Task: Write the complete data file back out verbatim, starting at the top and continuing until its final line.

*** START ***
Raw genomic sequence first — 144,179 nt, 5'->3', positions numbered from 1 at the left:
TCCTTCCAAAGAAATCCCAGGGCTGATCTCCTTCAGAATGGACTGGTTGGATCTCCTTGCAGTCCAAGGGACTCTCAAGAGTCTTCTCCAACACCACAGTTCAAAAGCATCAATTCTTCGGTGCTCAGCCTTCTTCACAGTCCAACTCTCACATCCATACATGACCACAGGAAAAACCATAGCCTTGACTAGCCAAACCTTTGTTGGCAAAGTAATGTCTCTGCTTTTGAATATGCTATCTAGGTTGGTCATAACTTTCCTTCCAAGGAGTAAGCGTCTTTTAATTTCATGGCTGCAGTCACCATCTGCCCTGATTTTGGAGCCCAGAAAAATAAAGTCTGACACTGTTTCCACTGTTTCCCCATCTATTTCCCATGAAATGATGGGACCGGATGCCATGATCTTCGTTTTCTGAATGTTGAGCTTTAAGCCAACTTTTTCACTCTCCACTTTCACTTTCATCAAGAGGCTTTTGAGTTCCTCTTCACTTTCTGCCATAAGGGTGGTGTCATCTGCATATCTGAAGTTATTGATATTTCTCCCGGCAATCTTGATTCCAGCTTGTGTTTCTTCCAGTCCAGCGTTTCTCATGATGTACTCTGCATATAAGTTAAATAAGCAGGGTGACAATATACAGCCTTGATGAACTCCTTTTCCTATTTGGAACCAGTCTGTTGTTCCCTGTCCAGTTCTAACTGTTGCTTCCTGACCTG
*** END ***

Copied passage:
Raw genomic sequence first — 144,179 nt, 5'->3', positions numbered from 1 at the left:
TCCTTCCAAAGAAATCCCAGGGCTGATCTCCTTCAGAATGGACTGGTTGGATCTCCTTGCAGTCCAAGGGACTCTCAAGAGTCTTCTCCAACACCACAGTTCAAAAGCATCAATTCTTCGGTGCTCAGCCTTCTTCACAGTCCAACTCTCACATCCATACATGACCACAGGAAAAACCATAGCCTTGACTAGCCAAACCTTTGTTGGCAAAGTAATGTCTCTGCTTTTGAATATGCTATCTAGGTTGGTCATAACTTTCCTTCCAAGGAGTAAGCGTCTTTTAATTTCATGGCTGCAGTCACCATCTGCCCTGATTTTGGAGCCCAGAAAAATAAAGTCTGACACTGTTTCCACTGTTTCCCCATCTATTTCCCATGAAATGATGGGACCGGATGCCATGATCTTCGTTTTCTGAATGTTGAGCTTTAAGCCAACTTTTTCACTCTCCACTTTCACTTTCATCAAGAGGCTTTTGAGTTCCTCTTCACTTTCTGCCATAAGGGTGGTGTCATCTGCATATCTGAAGTTATTGATATTTCTCCCGGCAATCTTGATTCCAGCTTGTGTTTCTTCCAGTCCAGCGTTTCTCATGATGTACTCTGCATATAAGTTAAATAAGCAGGGTGACAATATACAGCCTTGATGAACTCCTTTTCCTATTTGGAACCAGTCTGTTGTTCCCTGTCCAGTTCTAACTGTTGCTTCCTGACCTG